Jute plants are ordinarily ready for harvesting about four months after sowing. The plants, from 8 to 12 feet high, are cut with sickles close to the ground, normally after the plants have shed their leaves. The stems are then made up into bundles for steeping.
The jute fiber is in the outer layer of the stem, between the wood on the inside, and the cortex on the outside, surrounded by soft tissues. During retting, these tissues are softened with the results that the fiber can be separated readily in the subsequent process of stripping. The quality of the fiber depends greatly on the care exercised in retting.
When retting is complete, the bundles are taken out of the water and the stripping process ensues. The stripped fiber is then made up into small bundles which are washed in clean running water. The bundles are then dried in the sun for two or three days. When dry, the fiber is tied up in bundles known locally as morahs.
The major portion of the marketable surplus of jute is sold by the growers in the villages.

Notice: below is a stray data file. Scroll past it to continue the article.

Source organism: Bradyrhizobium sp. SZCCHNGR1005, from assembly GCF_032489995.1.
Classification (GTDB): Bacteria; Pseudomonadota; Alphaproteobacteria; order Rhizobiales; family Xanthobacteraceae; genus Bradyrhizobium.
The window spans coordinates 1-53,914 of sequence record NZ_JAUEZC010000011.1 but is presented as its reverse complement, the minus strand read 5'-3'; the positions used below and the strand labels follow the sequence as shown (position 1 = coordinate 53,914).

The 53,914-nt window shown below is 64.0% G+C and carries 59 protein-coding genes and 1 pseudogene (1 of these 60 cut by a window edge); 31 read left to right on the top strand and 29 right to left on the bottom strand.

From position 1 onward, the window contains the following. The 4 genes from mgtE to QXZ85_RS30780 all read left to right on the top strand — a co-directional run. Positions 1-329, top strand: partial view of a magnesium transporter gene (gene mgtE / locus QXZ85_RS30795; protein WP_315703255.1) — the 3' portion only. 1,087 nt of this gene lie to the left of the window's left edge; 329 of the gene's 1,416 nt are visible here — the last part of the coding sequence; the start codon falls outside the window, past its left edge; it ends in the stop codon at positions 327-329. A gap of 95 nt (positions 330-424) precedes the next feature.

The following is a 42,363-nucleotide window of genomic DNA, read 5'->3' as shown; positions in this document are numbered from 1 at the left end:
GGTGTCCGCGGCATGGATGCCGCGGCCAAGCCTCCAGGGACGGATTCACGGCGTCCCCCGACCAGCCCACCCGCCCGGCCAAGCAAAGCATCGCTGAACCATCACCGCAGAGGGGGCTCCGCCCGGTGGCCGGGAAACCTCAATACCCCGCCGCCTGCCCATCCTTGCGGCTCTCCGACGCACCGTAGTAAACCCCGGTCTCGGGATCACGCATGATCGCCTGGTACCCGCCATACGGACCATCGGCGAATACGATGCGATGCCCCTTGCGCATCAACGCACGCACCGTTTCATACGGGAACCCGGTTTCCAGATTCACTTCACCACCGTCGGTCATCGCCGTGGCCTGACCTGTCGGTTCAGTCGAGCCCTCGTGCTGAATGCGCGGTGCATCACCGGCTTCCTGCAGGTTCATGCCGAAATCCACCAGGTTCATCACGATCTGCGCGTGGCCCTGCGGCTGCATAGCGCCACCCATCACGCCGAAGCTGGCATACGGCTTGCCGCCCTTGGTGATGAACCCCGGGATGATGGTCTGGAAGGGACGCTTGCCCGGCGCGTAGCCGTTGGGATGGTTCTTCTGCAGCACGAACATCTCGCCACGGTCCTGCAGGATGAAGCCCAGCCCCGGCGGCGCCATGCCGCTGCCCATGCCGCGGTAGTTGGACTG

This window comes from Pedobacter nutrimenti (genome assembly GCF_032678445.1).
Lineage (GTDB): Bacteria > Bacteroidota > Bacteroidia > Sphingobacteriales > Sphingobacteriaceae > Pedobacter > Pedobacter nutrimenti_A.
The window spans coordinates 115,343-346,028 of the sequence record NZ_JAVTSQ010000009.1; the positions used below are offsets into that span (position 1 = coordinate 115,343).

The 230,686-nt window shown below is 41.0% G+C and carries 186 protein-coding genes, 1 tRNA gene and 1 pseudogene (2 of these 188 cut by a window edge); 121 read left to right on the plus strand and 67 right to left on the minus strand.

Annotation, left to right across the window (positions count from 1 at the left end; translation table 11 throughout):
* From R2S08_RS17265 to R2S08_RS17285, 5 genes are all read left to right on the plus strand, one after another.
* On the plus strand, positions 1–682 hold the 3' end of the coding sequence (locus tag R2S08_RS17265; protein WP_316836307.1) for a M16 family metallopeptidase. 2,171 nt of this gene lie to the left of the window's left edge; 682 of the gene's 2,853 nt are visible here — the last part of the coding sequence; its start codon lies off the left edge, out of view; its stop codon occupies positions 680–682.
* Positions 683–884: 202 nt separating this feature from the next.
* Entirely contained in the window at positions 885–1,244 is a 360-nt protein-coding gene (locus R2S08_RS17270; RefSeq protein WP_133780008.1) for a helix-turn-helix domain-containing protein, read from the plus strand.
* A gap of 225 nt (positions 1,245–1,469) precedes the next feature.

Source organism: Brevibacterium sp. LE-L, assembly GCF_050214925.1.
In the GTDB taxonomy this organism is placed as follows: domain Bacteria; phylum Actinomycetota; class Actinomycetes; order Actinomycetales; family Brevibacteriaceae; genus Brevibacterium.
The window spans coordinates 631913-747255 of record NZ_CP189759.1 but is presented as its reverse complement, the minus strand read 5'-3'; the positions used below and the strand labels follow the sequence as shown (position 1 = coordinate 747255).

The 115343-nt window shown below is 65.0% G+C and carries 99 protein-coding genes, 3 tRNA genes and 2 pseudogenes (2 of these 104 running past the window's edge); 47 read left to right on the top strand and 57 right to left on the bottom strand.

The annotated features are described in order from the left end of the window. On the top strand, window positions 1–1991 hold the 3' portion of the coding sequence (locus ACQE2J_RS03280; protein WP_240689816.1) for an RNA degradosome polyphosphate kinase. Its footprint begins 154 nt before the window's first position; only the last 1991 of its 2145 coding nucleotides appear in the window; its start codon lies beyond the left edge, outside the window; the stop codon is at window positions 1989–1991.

This fact has led to the establishment of a chain of middlemen between the growers and the manufacturing mills. In addition to purchasing and selling the raw jute, these middlemen often perform such essential functions as assembling and storing the crop, transporting it to the secondary market, and financing the various transactions.
After reaching the secondary markets, the jute is assorted and graded in accordance with the commercial standards which have been fixed and agreed upon by the trade. It is then packed into "kutcha" bales, the form in which the fiber reaches the mills.
Kutcha bales weigh 1 1/2, 3, 3 1/2 or 4 maunds (1 maund equals approximately 82 2/7 lbs.). Kutcha bale packing is used extensively in the internal trade, the jute being compressed by steam presses.
Raw jute destined for export is usually packed in "pucca" bales measuring 10 1/2 cubic ft. and weighing 400 lbs. in which the jute is compressed by hydraulically operated presses.
The manufacturing mills buy most of their jute through Calcutta brokers who act as intermediaries between the local sellers (kutcha or pucca balers) and the mills. These transactions are made in accordance with standard forms of contract prescribed by the Indian Jute Mills Association. Purchases can also be made in the terminal markets in Calcutta, the price being fixed after on-the-spot inspection. In addition, some mills have established their own buying agencies at the large baling centers inland, where all quantities purchased are selected, baled and shipped by agents direct to the mills.
In jute manufacturing phraseology, the steps involved in the manufacture of the yarns are carried out in the "mill," those of weaving and finishing in the "factory." The word "mill," however, is also commonly used to denote the manufacturing establishment as a whole.